Since 2009, we have built a solid relationship with a washing station in the community of Buziraguhindwa and with its owners, Ramadan and Charles. Ramadan in particular has developed a passion for quality and the pursuit of coffee perfection, and his experiments and improvements have resulted in exceptional washed coffees and jaw-dropping sundried naturals – Burundi's first, as far as we know – and he has likewise proven committed to the community and environment.
Two years ago, a portion of our holiday coffee proceeds helped to fund the expansion of the community's primary school, and, this year, the team has agreed to begin the process required for organic certification of the Buziraguhindwa washing station and the farms that bring their coffee to it. As staunch advocates for sustainable agriculture, we encourage all coffee growers to grow coffee organically, and we support farms and co-ops willing to undertake the process of certification, which requires effort, money, and sometimes a full three years of transition time before the coffee can be labeled organic. And, as if that weren't enough to test a farmer's abilities, Burundi has never produced a certified organic coffee, so our partners at Buziraguhindwa and likewise at Mpemba, where the Kazoza N'Ikawa cooperative is also interested in organic certification, have had no one to learn from thus far.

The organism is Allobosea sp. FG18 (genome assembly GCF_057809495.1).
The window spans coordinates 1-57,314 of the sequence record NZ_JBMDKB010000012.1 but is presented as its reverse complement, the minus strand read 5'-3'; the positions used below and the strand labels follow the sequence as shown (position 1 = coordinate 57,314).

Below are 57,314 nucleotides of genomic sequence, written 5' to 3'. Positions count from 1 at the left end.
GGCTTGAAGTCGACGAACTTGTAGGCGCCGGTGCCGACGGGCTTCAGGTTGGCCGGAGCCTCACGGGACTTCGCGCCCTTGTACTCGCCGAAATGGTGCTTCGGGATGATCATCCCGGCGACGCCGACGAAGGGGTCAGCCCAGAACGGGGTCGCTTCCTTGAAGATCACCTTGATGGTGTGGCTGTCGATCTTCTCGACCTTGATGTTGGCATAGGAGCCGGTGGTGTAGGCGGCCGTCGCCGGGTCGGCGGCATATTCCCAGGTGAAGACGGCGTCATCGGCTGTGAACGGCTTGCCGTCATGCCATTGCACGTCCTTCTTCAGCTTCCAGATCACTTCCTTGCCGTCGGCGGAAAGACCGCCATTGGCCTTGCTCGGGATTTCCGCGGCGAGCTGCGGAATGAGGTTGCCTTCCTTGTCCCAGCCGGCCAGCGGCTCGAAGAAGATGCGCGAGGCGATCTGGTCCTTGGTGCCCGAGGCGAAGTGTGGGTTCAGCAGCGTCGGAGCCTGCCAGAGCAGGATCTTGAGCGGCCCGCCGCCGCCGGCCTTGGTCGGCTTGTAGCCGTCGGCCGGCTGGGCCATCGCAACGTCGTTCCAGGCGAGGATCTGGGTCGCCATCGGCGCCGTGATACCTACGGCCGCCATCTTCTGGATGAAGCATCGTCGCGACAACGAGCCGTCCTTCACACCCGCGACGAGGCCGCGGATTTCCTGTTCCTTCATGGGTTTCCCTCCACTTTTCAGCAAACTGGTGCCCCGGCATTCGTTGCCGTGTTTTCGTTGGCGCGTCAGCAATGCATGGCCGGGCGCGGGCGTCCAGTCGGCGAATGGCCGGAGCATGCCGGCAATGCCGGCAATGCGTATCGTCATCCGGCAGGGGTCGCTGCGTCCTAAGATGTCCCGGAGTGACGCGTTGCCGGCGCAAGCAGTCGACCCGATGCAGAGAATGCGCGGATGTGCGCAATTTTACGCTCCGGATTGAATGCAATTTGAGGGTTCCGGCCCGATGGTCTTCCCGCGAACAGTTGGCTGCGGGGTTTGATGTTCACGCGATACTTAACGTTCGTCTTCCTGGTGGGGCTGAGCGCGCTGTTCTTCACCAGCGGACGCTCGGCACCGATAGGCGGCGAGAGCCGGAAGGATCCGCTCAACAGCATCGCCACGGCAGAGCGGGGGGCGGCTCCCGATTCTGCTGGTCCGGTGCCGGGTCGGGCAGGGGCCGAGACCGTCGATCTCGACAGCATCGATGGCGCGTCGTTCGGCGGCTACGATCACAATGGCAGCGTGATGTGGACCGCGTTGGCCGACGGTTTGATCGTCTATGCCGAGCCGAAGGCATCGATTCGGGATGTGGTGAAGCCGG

By directing a portion of our holiday coffee proceeds to facilitating their transition and supporting the dissemination of information on certification and good agricultural practices among these two groups, we can kickstart an organic sector that has ample room to grow!
While we take pride in our hands-on approach to coffee sourcing and the direct investments we make in the communities we work with, we also recognize that some obstacles are too big to tackle on a case-by-case basis. The coffee industry of Burundi – as well as that of its neighbor to the north, Rwanda – struggles with the still-mysterious, hard-to-eliminate potato defect, which is named for the unpleasant, raw-potato flavor that a single tainted coffee bean imparts to a cup or pot of brewed coffee. The fungus that begets this taste seems to exist only in this region of Africa and affects even the most immaculately processed coffees with a frequency that is daunting to those who, like us, can't get enough of the bright, juicy, extraordinary coffees from farms in this region.
A portion of the funds we raise will support research being done by the Global Knowledge Initiative and the International Centre for Insect Physiology and Ecology into the sources of and remedies for the potato defect, so that we can contribute to solving one the biggest and most frustrating coffee puzzles of the past decade.
ACAS, Guatemala 40%
Las Milpas, Mexico 40%
Haru, Yirgacheffe, Ethiopia 10%
Biloya Natural Sundried, Kochere, Ethiopia 10%